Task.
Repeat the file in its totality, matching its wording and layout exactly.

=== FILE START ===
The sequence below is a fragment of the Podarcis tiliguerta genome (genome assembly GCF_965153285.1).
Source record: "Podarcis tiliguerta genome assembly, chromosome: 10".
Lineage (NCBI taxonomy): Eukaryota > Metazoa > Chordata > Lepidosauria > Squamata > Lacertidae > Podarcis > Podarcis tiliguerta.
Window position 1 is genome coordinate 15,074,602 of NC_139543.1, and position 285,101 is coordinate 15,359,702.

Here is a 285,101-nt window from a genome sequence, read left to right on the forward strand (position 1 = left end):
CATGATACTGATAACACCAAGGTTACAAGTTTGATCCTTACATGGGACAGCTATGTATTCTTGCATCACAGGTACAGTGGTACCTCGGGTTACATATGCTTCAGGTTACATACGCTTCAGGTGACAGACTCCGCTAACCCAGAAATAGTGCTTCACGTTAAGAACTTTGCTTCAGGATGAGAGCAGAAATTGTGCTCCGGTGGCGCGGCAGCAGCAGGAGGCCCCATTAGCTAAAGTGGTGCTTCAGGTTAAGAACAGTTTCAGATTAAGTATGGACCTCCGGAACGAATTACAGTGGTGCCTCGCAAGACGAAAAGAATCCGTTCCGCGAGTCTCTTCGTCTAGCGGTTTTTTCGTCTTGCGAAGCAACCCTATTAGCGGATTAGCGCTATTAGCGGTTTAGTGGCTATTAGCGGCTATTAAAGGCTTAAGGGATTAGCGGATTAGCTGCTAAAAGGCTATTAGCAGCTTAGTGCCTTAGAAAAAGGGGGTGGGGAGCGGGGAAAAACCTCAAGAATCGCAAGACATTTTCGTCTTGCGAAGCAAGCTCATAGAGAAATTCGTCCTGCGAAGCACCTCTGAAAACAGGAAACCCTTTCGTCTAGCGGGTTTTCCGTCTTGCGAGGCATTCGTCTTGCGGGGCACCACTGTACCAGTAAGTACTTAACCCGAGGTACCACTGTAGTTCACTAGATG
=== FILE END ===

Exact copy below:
The sequence below is a fragment of the Podarcis tiliguerta genome (genome assembly GCF_965153285.1).
Source record: "Podarcis tiliguerta genome assembly, chromosome: 10".
Lineage (NCBI taxonomy): Eukaryota > Metazoa > Chordata > Lepidosauria > Squamata > Lacertidae > Podarcis > Podarcis tiliguerta.
Window position 1 is genome coordinate 15,074,602 of NC_139543.1, and position 285,101 is coordinate 15,359,702.

Here is a 285,101-nt window from a genome sequence, read left to right on the forward strand (position 1 = left end):
CATGATACTGATAACACCAAGGTTACAAGTTTGATCCTTACATGGGACAGCTATGTATTCTTGCATCACAGGTACAGTGGTACCTCGGGTTACATATGCTTCAGGTTACATACGCTTCAGGTGACAGACTCCGCTAACCCAGAAATAGTGCTTCACGTTAAGAACTTTGCTTCAGGATGAGAGCAGAAATTGTGCTCCGGTGGCGCGGCAGCAGCAGGAGGCCCCATTAGCTAAAGTGGTGCTTCAGGTTAAGAACAGTTTCAGATTAAGTATGGACCTCCGGAACGAATTACAGTGGTGCCTCGCAAGACGAAAAGAATCCGTTCCGCGAGTCTCTTCGTCTAGCGGTTTTTTCGTCTTGCGAAGCAACCCTATTAGCGGATTAGCGCTATTAGCGGTTTAGTGGCTATTAGCGGCTATTAAAGGCTTAAGGGATTAGCGGATTAGCTGCTAAAAGGCTATTAGCAGCTTAGTGCCTTAGAAAAAGGGGGTGGGGAGCGGGGAAAAACCTCAAGAATCGCAAGACATTTTCGTCTTGCGAAGCAAGCTCATAGAGAAATTCGTCCTGCGAAGCACCTCTGAAAACAGGAAACCCTTTCGTCTAGCGGGTTTTCCGTCTTGCGAGGCATTCGTCTTGCGGGGCACCACTGTACCAGTAAGTACTTAACCCGAGGTACCACTGTAGTTCACTAGATG